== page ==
Historical Thinking Skills
  1. The historical thinking skills provide opportunities for students to learn to think like historians, most notably to analyze evidence about the past and to create persuasive historical arguments. 
Chronological Reasoning
  1. Compare causes and/or effects, including between short-term and long-term effects 
  2. Analyze and evaluate historical patterns of continuity and change over time 
  3. Connect patterns of continuity and change over time to larger historical processes or themes 
  4. Analyze and evaluate competing models of periodization of world history 
Causation 
    1. Describe causes or effects of a specific historical development or process.
    2. Explain the relationship between causes and effects of a specific historical development or process.
    3. Explain the difference between primary and secondary causes, and between short- and long-term effects.
    4. Explain the relative historical significance of different causes and/or effects.
Causation: Underlying Questions
    1. What were the reasons for this event? What factors contributed to a specific pattern or trend? What prompted this person/group to act/react this way? 
    2. What resulted from this event, pattern, or action? What were the short-term effects? What were the long-term effects? 
    3. What cause seemed to be the most significant? What effect seemed to be the most significant and why? 
    4. How do the assessments of historians concerning causation differ from those who experienced the even, pattern, or action? 
    5. How might the chain of cause and effect have changed and at what point? What causes were contingent on previous effects? What individual choice(s) made a significant difference in the lead up to a particular event or trend? Was there a moment of chance that influenced the chain of events? 
Continuity and Change Over Time 
    1. Describe patterns of continuity and/or change over time.
    2. Explain patterns of continuity and/or change over time.
    3. Explain the relative historical significance of specific historical developments in relation to a larger pattern of continuity and/or change.
Continuity and Change Over Time: Underlying Questions
    1. What has changed within a specific time period? 
    2. What has remained the same within a specific time period? 
    3. What can explain why some things have changed and other have not?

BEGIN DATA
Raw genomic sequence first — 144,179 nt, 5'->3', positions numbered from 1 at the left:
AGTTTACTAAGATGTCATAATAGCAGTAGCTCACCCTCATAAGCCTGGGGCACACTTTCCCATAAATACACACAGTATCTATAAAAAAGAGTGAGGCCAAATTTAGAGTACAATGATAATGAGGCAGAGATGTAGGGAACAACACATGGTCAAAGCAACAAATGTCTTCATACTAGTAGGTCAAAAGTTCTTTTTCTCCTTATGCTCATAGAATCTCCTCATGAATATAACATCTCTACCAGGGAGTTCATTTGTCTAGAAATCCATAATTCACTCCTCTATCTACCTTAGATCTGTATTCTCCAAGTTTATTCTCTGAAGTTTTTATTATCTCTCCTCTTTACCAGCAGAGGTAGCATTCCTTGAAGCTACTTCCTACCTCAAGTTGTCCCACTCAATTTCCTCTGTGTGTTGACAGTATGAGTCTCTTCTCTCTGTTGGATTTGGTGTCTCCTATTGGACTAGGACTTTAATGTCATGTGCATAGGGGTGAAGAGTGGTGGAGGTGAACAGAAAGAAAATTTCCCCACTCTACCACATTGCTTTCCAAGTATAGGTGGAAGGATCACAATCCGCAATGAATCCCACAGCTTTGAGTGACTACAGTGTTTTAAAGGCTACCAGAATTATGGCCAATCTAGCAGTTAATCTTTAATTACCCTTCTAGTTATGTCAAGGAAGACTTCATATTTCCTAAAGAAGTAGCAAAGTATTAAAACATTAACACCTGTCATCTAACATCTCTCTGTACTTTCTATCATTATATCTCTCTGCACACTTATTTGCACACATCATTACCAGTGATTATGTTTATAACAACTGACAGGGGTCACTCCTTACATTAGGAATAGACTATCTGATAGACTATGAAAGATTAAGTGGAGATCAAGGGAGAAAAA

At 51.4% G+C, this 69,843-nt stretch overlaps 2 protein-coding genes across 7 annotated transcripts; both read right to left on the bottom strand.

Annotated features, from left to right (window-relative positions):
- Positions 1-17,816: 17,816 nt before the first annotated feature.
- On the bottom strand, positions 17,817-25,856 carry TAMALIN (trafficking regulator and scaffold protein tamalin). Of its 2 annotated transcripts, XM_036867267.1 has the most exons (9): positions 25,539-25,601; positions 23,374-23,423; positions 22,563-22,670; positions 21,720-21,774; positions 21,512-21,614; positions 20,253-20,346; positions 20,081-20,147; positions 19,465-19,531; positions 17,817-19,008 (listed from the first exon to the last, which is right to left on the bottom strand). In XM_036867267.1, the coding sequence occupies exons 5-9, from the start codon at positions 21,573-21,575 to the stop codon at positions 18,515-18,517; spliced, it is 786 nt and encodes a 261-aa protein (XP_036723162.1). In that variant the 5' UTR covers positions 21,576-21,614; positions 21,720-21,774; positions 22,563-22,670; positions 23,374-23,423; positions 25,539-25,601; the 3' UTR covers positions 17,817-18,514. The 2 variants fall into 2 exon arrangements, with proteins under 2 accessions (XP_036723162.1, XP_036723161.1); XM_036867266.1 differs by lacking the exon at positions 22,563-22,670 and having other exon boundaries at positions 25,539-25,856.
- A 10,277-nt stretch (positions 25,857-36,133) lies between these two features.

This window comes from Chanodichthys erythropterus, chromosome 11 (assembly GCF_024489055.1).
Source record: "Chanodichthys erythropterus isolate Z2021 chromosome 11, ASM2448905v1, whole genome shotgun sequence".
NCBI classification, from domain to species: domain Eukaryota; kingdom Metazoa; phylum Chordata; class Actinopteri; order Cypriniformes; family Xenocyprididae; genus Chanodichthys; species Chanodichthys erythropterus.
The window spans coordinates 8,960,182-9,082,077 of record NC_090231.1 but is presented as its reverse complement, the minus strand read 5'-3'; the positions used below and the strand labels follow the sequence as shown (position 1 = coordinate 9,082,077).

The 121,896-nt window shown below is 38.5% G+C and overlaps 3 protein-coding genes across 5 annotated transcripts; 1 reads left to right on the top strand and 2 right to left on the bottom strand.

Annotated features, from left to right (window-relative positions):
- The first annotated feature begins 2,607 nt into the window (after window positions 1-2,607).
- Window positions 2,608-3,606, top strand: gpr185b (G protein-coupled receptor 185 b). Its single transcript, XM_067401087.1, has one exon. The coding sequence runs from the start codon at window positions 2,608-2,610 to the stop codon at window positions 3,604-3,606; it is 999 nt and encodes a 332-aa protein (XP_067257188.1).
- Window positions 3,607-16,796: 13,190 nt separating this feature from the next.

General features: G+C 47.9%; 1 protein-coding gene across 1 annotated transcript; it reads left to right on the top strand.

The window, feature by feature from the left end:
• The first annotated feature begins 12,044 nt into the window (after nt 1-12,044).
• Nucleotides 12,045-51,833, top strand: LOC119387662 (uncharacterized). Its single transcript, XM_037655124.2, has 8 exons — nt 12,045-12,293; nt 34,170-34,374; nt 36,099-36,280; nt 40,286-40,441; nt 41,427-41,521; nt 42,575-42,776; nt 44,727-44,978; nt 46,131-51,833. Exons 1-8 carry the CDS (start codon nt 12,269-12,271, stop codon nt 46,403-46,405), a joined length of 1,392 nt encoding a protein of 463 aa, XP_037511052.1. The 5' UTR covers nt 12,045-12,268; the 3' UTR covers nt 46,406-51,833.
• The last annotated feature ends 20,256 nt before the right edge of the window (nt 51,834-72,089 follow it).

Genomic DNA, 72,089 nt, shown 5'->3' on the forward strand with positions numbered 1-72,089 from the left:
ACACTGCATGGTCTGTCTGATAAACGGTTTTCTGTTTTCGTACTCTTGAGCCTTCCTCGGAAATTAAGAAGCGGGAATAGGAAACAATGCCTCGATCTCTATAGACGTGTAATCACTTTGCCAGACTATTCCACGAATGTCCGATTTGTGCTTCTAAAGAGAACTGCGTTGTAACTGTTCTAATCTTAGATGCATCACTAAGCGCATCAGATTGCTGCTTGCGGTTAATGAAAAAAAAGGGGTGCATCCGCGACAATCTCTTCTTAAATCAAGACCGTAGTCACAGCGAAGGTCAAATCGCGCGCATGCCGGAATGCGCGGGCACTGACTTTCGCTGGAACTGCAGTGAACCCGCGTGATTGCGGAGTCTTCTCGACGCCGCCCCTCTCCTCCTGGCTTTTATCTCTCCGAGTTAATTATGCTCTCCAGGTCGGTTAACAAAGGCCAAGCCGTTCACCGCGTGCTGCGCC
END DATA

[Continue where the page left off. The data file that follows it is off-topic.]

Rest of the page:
4. How are continuity and change represented in different types of sources; for example, in graphs, charts, political cartoons, and texts? What might be the reasons behind different depictions of continuity and change?
Comparison and Contextualization 
  1. Compare related historical developments and processes across place, time, and/or different societies, or within one society 
  2. Explain and evaluate multiple and differing perspectives on a given historical phenomenon 
  3. Explain and evaluate ways in which specific historical phenomena, events, or processes connect to broader regional, national, or global processes occurring at the same time 
Comparison 
    1. Describe similarities and/or differences between different historical developments or processes.
    2. Explain relevant similarities and/or differences between specific historical developments and processes.
    3. Explain the relative historical significance of similarities and/or differences between different historical developments or processes.
Comparison: Underlying Questions
    1. How is one development like/unlike another development from the same time/a different time? 
    2. Why did an event or development affect different groups in different ways? 
    3. How does a viewpoint (form a historical actor or historian) compare with another when discussing the same event or historical development?
Contextualization 
    1. Describe an accurate historical context for a specific historical development or process.
    2. Explain how a relevant context influenced a specific historical development or process.
    3. Use context to explain the relative historical significance of a specific historical development or process.
Contextualization: Underlying Questions
    1. What was happening at the time the event happened or the document was created that might have had an influence? 
    2. What was happening at the specific place where an event occurred? In the country as a whole? In the larger region? In the world? 
    3. How does a specific event relate to larger processes? How do larger processes shape a specific event? 
    4. How does the context in which a source is read or viewed inform how it is understood? 
Crafting Historical Arguments from Historical Evidence

  1. Analyze commonly accepted historical arguments and explain how an argument has been constructed from historical evidence 
  2. Construct convincing interpretations through analysis of disparate, relevant historical evidence 
  3. Evaluate and synthesize conflicting historical evidence to construct persuasive historical arguments 
  4. Analyze features of historical evidence such as audience, purpose, point of view, format, argument, limitations, and context germane to the evidence considered 
  5. Based on analysis and evaluation of historical evidence, make supportable inferences and draw appropriate conclusions 
Historical Interpretation and Synthesis 
  1. Analyze diverse historical interpretations 
  2. Evaluate how historians’ perspectives influence their interpretations and how models of historical interpretation change over time 
  3. Draw appropriately on ideas and methods from different fields of inquiry or disciplines 
  4. Apply insights about the past to other historical contexts or circumstances, including the present